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Qin Shi Huangdi

Qin Shi Huangdi (秦始皇帝 pinyin qin2 shi3 huang2 di4), or Qin Shi Huang Di, named Ying Zheng (嬴政 ying2 zheng4), was King Zheng of Qin during the Warring States Period prior to becoming an emperor. He unified China and proclaimed himself the First (shi) Emperor (huangdi) of Qin, as he was the first Chinese sovereign able to rule the whole country. He reigned from 246 BC to 210 BC.

"Huang" and "Di" were titles once reserved for the eight legendary kings (three Huang and five Di), so by employing the term "Huangdi", Ying Zheng indicated that he was even greater than the eight legendary kings combined. He believed that his family will rule China forever and so he wanted his successors to be titled "Emperor of China II", "Emperor of China III", etc.

He gave China a common currency and a standardized systems of weights and measures, writing characters and local prefecture administration. Endless labor in the later years of his reign (including the link-up of the Great Wall of China and construction of the first canal (Lingqu[?]) in today's Guangdong Province, an inconclusive campaign against the Huns, and the widening and paving of countless roads all over China) started to provoke widespread discontent. The emperor was still barely able to maintain stability by his tight grip on every aspect of lives of the Chinese. He also travelled frequently to large cities in Northern China to inspect the efficiency of the bureaucracy and to symbolize the presence of Qin's prestige. Nevertheless his trips provided chances for assassins, the most famous of whom was Zhang Liang[?].

In legend, He died suddenly so two of his high officials to take advantage of this. They forged the Emperor's order to kill his heir and then they chose his another son to be a puppet emperor. Everything went well except that they were not able to depress the rebels. Qin Dynasty soon collapsed.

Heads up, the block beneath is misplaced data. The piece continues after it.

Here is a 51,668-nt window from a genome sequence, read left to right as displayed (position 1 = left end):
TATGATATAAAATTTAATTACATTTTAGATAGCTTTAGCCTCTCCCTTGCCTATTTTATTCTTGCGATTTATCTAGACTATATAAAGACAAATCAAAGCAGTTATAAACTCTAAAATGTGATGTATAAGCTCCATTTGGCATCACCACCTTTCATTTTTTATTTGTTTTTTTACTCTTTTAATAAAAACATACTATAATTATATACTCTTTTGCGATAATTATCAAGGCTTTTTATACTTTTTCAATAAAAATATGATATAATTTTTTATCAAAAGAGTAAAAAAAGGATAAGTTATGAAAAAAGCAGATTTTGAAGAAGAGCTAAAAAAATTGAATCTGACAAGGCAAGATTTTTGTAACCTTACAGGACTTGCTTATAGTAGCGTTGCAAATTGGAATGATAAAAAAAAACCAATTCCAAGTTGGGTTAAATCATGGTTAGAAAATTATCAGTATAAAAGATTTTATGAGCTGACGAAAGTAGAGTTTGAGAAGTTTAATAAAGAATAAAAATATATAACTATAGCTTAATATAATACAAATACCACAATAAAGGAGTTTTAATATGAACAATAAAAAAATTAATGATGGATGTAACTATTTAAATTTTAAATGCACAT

Nevertheless in reality, he indeed died suddenly at Shaqiu[?] prefecture, and two of his high officials (the Imperial Secretariat Li Shi[?] and the chief eunuch Zhao Gao[?]) changed the emperor's will of make his first son the new emperor. Zhao was an enthusiastic partisan of this plot that could save himself from a revenge. He murdered Marshal Meng Tian[?]'s younger brother when Tian stationed at the northern border commanding more than 100,000 troops for the inconclusive Huns campaign mentioned in previous paragragh. Tian was publicly regarded as the faithful supporter and aide of the first son. Li and Zhao forged the altered Emperor's will to kill his first son, stripped the command of troops from Meng Tian and killed his family also. His second son was then chosen to be a puppet emperor.

He was believed to be buried with the Terracotta Army, but his body has yet to be discovered.

The film The Emperor and the Assassin[?] focused on the identity of his father, his heartless treaments of his officials and betrayal to the concubine leading to Jin Ke's assassination.

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